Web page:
A Maverick REV-6's rotation mechanism system.

A rotation mechanism is an internal part seen on most revolver-style blasters.


A rotation mechanism is used to turn a revolving cylinder on a revolver blaster. In most older blasters, the rotation mechanism is spun by the trigger, which is why triggers are slightly harder to pull on older revolver blasters. However, in newer blasters, the rotation mechanism is spun by the priming mechanism, or upon firing the blaster. On revolver blasters with a cylinder that can be dropped, the rotation mechanism has a ratchet, that if pressed on, will drop the head of the rotation mechanism. This allows the cylinder to be dropped.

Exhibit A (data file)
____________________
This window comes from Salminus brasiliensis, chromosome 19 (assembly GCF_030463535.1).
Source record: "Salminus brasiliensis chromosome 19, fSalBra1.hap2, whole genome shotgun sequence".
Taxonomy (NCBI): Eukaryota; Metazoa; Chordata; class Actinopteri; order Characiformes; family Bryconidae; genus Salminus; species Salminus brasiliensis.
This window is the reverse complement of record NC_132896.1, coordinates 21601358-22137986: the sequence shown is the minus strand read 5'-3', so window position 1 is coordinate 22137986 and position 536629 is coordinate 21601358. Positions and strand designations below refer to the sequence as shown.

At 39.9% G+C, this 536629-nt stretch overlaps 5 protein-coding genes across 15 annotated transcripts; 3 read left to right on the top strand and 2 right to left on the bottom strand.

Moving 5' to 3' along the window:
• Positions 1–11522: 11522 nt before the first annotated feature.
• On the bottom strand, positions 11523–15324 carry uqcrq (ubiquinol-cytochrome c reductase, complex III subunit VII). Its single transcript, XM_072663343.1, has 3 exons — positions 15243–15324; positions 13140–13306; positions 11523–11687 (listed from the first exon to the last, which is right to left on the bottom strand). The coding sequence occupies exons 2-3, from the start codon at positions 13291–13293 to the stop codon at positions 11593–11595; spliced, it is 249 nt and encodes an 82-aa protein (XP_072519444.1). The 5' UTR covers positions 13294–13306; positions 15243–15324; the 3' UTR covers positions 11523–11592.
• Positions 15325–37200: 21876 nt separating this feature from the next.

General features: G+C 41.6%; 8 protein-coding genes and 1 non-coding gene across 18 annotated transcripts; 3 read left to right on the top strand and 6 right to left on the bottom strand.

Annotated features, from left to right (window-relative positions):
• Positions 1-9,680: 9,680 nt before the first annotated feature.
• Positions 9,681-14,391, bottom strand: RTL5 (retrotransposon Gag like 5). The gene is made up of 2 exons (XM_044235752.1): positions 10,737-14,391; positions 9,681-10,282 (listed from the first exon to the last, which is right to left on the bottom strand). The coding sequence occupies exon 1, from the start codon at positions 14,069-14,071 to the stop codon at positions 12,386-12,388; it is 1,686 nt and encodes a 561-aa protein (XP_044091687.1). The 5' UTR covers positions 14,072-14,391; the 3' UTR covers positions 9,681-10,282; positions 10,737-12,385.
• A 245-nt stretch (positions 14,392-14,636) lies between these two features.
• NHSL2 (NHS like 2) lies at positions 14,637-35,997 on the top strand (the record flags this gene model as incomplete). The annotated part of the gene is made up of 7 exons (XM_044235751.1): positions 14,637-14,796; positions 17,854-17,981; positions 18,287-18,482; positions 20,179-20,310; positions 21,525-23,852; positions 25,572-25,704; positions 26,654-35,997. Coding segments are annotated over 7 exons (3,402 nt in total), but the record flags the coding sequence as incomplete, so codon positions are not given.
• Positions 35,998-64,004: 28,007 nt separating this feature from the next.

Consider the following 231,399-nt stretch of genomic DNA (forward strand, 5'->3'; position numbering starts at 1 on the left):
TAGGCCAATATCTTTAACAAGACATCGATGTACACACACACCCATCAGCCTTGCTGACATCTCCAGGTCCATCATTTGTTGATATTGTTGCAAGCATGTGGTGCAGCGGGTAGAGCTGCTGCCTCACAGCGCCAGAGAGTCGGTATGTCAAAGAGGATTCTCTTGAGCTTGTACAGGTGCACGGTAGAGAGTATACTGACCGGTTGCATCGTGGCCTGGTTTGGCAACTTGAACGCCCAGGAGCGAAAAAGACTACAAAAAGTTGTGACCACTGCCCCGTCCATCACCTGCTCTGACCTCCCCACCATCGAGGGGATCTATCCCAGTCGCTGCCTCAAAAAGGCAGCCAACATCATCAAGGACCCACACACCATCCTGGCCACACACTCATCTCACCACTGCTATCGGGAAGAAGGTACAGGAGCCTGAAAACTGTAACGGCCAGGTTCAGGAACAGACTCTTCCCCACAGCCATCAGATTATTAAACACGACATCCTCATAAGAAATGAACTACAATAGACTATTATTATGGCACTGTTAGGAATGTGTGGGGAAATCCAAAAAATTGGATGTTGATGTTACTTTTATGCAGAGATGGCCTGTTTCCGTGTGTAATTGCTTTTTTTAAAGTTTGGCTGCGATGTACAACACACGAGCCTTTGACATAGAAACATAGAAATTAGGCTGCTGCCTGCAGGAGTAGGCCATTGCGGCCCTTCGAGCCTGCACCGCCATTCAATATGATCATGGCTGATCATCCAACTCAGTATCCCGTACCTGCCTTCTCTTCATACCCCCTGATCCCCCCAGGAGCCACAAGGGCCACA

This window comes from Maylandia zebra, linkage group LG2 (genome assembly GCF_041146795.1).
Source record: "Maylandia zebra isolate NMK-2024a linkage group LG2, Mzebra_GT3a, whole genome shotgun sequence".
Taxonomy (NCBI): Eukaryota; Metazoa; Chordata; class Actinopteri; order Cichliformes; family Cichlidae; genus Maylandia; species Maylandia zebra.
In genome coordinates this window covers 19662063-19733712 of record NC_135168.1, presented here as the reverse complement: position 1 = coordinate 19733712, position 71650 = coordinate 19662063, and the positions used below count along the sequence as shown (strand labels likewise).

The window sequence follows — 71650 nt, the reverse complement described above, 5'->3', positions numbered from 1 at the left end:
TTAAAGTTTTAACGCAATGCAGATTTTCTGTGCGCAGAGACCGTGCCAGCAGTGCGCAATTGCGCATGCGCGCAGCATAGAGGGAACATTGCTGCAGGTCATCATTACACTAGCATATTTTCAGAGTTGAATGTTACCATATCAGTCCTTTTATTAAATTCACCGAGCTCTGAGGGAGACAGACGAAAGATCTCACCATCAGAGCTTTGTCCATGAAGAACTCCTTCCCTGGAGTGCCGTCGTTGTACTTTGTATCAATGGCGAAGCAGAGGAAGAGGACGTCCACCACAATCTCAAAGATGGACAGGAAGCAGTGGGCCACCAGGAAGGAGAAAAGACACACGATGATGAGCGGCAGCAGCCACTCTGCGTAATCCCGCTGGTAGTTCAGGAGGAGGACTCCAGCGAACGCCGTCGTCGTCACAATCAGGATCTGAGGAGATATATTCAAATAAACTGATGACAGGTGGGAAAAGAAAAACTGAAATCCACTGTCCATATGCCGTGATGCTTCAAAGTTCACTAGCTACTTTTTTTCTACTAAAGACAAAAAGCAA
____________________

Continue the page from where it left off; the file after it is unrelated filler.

On non-revolver blasters

The Vulcan EBF-25 uses a rotation mechanism to move a belt through the blaster itself.


Sanding down the rotation mechanism's head, and adding glue on it can increase reliability for it, and will also lead to less misfires. However, this modification will stop working if the user turns the cylinder manually.